Ops should own every touchpoint in the voice of the consumer. Sales can own the client, but ops owns the journey, the tech, and the functions that support it.
  4. Use less tech
    Bring more assets together to be more nimble and powerful. Find a balance with tech and human interaction.
  5. Define and build the culture
    Ops will need to lead by example. As a significant department in the enterprise, ops is in a unique position to influence company culture. Culture is a movement not a mandate.

From left: Travis Howe-Dan Carpenter-Marvin Spears-Marcos Bordin © 2019 Alexander Group, Inc.®

Keynote Panel: From Sales to Revenue Operations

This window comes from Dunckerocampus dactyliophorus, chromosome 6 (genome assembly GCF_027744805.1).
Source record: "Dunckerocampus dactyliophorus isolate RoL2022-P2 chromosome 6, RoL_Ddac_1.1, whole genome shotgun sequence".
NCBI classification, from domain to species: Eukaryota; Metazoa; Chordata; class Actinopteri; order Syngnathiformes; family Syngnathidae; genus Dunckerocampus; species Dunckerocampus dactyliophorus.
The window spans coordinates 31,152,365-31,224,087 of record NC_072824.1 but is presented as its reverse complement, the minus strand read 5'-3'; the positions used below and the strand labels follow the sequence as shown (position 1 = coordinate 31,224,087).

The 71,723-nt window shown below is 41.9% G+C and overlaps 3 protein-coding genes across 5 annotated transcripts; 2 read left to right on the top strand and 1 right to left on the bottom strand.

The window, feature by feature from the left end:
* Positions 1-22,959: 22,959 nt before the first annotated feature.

Marcos Bordin, VP, Sales Ops & Strategy
Zebra Technologies
Dan Carpenter, Global Revenue Operations Leader
Carbon Black
Travis Howe, SVP/Head of Global Operations
Disney Advertising Sales – The Walt Disney Company
Marvin Spears, SVP & Global Head, Commercial Excellence
Wells Fargo

Sales operations is morphing into revenue operations…because sales leaders are morphing into revenue leaders.

In describing the difference between sales ops and revenue ops, Marcos Bordin observed that everything is linked to revenue.

Dan Carpenter noted that in a fast moving, super competitive environment it’s hard to point the finger at other parts of the organization when something goes wrong, which drives greater teamwork across all functions. As marketing, sales and product work even more closely together, the concept of go-to-market changes. Someone has to be looking across the ILAER (Identify, Land, Adopt, Expand, Renew) model.